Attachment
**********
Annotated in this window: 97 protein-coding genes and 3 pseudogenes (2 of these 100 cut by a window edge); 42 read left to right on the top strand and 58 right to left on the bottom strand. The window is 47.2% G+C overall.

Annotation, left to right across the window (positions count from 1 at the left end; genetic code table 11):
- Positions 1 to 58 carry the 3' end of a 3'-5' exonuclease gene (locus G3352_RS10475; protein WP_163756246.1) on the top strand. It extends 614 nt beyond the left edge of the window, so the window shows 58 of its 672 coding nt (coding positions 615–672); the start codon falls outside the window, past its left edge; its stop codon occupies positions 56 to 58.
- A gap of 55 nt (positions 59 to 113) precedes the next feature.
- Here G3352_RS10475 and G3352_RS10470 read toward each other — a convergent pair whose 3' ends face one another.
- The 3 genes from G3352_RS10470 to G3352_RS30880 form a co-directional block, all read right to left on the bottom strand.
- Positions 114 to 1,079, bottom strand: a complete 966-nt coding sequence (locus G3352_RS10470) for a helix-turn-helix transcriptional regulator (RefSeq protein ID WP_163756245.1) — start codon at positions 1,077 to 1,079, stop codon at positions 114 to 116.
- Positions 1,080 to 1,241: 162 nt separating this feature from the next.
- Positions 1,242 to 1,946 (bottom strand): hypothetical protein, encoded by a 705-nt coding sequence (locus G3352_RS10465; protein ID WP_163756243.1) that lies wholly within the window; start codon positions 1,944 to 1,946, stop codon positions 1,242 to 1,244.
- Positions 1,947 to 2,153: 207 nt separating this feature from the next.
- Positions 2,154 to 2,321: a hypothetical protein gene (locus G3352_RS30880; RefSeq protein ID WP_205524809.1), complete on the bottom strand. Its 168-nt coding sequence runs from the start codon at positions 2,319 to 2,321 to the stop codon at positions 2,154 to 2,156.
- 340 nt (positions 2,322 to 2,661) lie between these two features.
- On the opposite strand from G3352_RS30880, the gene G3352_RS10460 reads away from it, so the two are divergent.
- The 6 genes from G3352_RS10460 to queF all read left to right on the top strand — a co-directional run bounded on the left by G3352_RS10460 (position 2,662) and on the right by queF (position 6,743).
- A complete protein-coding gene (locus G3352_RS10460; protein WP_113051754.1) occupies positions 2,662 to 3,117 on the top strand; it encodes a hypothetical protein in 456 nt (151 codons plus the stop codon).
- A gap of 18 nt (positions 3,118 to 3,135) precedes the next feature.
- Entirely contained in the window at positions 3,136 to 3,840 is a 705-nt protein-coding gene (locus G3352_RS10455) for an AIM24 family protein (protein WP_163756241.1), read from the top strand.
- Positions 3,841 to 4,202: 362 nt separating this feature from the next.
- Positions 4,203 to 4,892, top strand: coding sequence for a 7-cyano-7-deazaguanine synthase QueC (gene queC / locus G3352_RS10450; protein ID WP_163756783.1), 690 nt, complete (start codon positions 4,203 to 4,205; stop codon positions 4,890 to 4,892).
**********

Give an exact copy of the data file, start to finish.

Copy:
Annotated in this window: 97 protein-coding genes and 3 pseudogenes (2 of these 100 cut by a window edge); 42 read left to right on the top strand and 58 right to left on the bottom strand. The window is 47.2% G+C overall.

Annotation, left to right across the window (positions count from 1 at the left end; genetic code table 11):
- Positions 1 to 58 carry the 3' end of a 3'-5' exonuclease gene (locus G3352_RS10475; protein WP_163756246.1) on the top strand. It extends 614 nt beyond the left edge of the window, so the window shows 58 of its 672 coding nt (coding positions 615–672); the start codon falls outside the window, past its left edge; its stop codon occupies positions 56 to 58.
- A gap of 55 nt (positions 59 to 113) precedes the next feature.
- Here G3352_RS10475 and G3352_RS10470 read toward each other — a convergent pair whose 3' ends face one another.
- The 3 genes from G3352_RS10470 to G3352_RS30880 form a co-directional block, all read right to left on the bottom strand.
- Positions 114 to 1,079, bottom strand: a complete 966-nt coding sequence (locus G3352_RS10470) for a helix-turn-helix transcriptional regulator (RefSeq protein ID WP_163756245.1) — start codon at positions 1,077 to 1,079, stop codon at positions 114 to 116.
- Positions 1,080 to 1,241: 162 nt separating this feature from the next.
- Positions 1,242 to 1,946 (bottom strand): hypothetical protein, encoded by a 705-nt coding sequence (locus G3352_RS10465; protein ID WP_163756243.1) that lies wholly within the window; start codon positions 1,944 to 1,946, stop codon positions 1,242 to 1,244.
- Positions 1,947 to 2,153: 207 nt separating this feature from the next.
- Positions 2,154 to 2,321: a hypothetical protein gene (locus G3352_RS30880; RefSeq protein ID WP_205524809.1), complete on the bottom strand. Its 168-nt coding sequence runs from the start codon at positions 2,319 to 2,321 to the stop codon at positions 2,154 to 2,156.
- 340 nt (positions 2,322 to 2,661) lie between these two features.
- On the opposite strand from G3352_RS30880, the gene G3352_RS10460 reads away from it, so the two are divergent.
- The 6 genes from G3352_RS10460 to queF all read left to right on the top strand — a co-directional run bounded on the left by G3352_RS10460 (position 2,662) and on the right by queF (position 6,743).
- A complete protein-coding gene (locus G3352_RS10460; protein WP_113051754.1) occupies positions 2,662 to 3,117 on the top strand; it encodes a hypothetical protein in 456 nt (151 codons plus the stop codon).
- A gap of 18 nt (positions 3,118 to 3,135) precedes the next feature.
- Entirely contained in the window at positions 3,136 to 3,840 is a 705-nt protein-coding gene (locus G3352_RS10455) for an AIM24 family protein (protein WP_163756241.1), read from the top strand.
- Positions 3,841 to 4,202: 362 nt separating this feature from the next.
- Positions 4,203 to 4,892, top strand: coding sequence for a 7-cyano-7-deazaguanine synthase QueC (gene queC / locus G3352_RS10450; protein ID WP_163756783.1), 690 nt, complete (start codon positions 4,203 to 4,205; stop codon positions 4,890 to 4,892).